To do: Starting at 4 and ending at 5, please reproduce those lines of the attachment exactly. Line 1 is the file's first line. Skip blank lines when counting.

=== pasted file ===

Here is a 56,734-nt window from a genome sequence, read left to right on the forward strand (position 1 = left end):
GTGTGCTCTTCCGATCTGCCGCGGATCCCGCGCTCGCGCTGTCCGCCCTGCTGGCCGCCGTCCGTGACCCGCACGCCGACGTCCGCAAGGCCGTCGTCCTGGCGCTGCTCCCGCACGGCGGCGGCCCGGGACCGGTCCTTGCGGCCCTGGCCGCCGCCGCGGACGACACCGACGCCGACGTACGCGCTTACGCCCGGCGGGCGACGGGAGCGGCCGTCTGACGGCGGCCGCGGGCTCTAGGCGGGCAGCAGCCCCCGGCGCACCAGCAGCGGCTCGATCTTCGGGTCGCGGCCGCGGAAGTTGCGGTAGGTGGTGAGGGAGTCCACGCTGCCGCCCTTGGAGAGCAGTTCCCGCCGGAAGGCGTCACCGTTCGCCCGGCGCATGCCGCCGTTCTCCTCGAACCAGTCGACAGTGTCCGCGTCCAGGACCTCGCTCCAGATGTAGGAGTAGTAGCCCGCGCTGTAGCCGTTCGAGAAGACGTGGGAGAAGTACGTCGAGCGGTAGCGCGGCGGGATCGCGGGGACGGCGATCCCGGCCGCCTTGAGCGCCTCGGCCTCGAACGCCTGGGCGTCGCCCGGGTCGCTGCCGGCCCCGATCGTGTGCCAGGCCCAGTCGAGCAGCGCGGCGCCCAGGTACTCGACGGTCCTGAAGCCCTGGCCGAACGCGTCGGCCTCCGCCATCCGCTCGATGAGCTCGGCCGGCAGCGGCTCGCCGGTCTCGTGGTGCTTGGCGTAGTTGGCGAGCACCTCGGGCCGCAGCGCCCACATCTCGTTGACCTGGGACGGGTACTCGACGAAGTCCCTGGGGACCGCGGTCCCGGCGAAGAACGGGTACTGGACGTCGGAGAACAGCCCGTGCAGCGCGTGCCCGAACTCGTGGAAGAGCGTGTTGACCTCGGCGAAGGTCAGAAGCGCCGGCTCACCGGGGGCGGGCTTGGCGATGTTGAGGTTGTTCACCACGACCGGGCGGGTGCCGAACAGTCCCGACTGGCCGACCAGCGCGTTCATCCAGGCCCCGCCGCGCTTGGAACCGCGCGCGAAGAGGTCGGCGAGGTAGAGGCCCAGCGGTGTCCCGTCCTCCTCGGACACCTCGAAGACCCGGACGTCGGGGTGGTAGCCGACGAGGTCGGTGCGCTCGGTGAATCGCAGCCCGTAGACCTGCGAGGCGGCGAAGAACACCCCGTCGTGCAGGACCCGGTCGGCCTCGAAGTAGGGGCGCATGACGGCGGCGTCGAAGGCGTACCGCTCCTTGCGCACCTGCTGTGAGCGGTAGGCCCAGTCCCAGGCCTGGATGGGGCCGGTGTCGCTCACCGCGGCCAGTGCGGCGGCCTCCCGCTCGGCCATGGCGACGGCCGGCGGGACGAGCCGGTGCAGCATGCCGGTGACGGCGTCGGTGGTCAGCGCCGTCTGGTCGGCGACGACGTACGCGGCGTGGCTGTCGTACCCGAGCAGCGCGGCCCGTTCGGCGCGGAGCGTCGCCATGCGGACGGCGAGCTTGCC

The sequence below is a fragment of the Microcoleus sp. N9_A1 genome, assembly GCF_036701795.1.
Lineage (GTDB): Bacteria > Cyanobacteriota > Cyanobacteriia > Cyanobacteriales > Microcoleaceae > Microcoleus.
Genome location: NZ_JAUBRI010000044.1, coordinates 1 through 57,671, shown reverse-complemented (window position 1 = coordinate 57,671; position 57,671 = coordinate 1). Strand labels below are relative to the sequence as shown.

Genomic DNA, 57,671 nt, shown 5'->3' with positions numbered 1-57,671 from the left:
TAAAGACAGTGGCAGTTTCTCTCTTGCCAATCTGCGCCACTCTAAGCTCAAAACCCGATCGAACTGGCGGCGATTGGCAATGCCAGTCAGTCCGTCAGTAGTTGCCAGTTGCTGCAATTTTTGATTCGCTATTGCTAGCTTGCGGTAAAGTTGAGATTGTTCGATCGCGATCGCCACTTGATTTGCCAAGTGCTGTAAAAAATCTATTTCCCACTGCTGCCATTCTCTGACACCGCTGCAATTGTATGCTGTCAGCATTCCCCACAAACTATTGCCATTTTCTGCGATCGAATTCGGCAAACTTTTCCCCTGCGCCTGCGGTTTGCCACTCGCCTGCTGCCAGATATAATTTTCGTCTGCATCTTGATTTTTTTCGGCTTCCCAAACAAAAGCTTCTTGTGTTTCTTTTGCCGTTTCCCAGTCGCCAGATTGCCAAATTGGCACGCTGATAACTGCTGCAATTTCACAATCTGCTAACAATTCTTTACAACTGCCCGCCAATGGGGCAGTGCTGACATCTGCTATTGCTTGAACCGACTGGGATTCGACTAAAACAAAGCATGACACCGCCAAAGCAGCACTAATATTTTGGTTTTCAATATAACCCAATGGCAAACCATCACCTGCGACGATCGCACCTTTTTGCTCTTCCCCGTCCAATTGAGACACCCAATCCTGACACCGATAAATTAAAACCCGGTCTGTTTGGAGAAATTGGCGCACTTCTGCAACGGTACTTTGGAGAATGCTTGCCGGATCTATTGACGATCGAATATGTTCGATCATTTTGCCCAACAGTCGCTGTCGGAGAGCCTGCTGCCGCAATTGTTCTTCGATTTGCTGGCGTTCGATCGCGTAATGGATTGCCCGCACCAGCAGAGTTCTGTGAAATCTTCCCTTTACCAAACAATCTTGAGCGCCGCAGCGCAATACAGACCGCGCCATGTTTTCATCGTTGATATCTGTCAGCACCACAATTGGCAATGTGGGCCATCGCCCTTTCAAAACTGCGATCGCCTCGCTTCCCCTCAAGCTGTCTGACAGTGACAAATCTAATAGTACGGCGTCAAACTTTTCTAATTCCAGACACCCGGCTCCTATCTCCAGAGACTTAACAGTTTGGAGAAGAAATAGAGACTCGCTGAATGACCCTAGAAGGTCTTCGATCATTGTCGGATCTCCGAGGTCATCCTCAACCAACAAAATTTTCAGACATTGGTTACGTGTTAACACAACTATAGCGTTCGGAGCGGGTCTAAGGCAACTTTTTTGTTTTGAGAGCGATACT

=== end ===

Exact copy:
Lineage (GTDB): Bacteria > Cyanobacteriota > Cyanobacteriia > Cyanobacteriales > Microcoleaceae > Microcoleus.
Genome location: NZ_JAUBRI010000044.1, coordinates 1 through 57,671, shown reverse-complemented (window position 1 = coordinate 57,671; position 57,671 = coordinate 1). Strand labels below are relative to the sequence as shown.